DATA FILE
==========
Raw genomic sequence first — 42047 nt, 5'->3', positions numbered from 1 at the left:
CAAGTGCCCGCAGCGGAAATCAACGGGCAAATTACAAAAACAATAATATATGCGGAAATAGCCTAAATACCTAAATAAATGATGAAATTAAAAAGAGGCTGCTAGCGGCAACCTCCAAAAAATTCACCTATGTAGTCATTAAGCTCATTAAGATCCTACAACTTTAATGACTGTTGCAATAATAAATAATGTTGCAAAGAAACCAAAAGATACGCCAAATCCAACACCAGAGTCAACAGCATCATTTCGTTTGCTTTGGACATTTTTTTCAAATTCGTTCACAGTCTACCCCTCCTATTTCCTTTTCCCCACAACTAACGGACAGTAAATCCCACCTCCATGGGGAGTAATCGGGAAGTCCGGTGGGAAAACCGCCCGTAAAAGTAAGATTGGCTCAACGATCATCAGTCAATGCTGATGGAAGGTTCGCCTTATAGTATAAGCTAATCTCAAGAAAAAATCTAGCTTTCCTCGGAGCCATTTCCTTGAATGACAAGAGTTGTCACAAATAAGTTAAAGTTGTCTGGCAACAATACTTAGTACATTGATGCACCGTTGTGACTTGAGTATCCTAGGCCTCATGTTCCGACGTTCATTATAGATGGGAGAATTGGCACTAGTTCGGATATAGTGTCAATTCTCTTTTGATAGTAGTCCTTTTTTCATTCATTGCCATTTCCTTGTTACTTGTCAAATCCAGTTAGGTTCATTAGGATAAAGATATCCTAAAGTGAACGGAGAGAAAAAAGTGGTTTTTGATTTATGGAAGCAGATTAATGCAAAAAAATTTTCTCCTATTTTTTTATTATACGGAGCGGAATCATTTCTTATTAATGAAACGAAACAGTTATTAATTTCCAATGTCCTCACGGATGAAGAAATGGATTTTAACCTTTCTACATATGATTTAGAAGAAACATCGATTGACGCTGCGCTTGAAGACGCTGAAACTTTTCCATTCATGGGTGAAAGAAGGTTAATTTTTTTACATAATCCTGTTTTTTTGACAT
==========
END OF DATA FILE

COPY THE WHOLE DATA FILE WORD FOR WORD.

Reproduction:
Raw genomic sequence first — 42047 nt, 5'->3', positions numbered from 1 at the left:
CAAGTGCCCGCAGCGGAAATCAACGGGCAAATTACAAAAACAATAATATATGCGGAAATAGCCTAAATACCTAAATAAATGATGAAATTAAAAAGAGGCTGCTAGCGGCAACCTCCAAAAAATTCACCTATGTAGTCATTAAGCTCATTAAGATCCTACAACTTTAATGACTGTTGCAATAATAAATAATGTTGCAAAGAAACCAAAAGATACGCCAAATCCAACACCAGAGTCAACAGCATCATTTCGTTTGCTTTGGACATTTTTTTCAAATTCGTTCACAGTCTACCCCTCCTATTTCCTTTTCCCCACAACTAACGGACAGTAAATCCCACCTCCATGGGGAGTAATCGGGAAGTCCGGTGGGAAAACCGCCCGTAAAAGTAAGATTGGCTCAACGATCATCAGTCAATGCTGATGGAAGGTTCGCCTTATAGTATAAGCTAATCTCAAGAAAAAATCTAGCTTTCCTCGGAGCCATTTCCTTGAATGACAAGAGTTGTCACAAATAAGTTAAAGTTGTCTGGCAACAATACTTAGTACATTGATGCACCGTTGTGACTTGAGTATCCTAGGCCTCATGTTCCGACGTTCATTATAGATGGGAGAATTGGCACTAGTTCGGATATAGTGTCAATTCTCTTTTGATAGTAGTCCTTTTTTCATTCATTGCCATTTCCTTGTTACTTGTCAAATCCAGTTAGGTTCATTAGGATAAAGATATCCTAAAGTGAACGGAGAGAAAAAAGTGGTTTTTGATTTATGGAAGCAGATTAATGCAAAAAAATTTTCTCCTATTTTTTTATTATACGGAGCGGAATCATTTCTTATTAATGAAACGAAACAGTTATTAATTTCCAATGTCCTCACGGATGAAGAAATGGATTTTAACCTTTCTACATATGATTTAGAAGAAACATCGATTGACGCTGCGCTTGAAGACGCTGAAACTTTTCCATTCATGGGTGAAAGAAGGTTAATTTTTTTACATAATCCTGTTTTTTTGACAT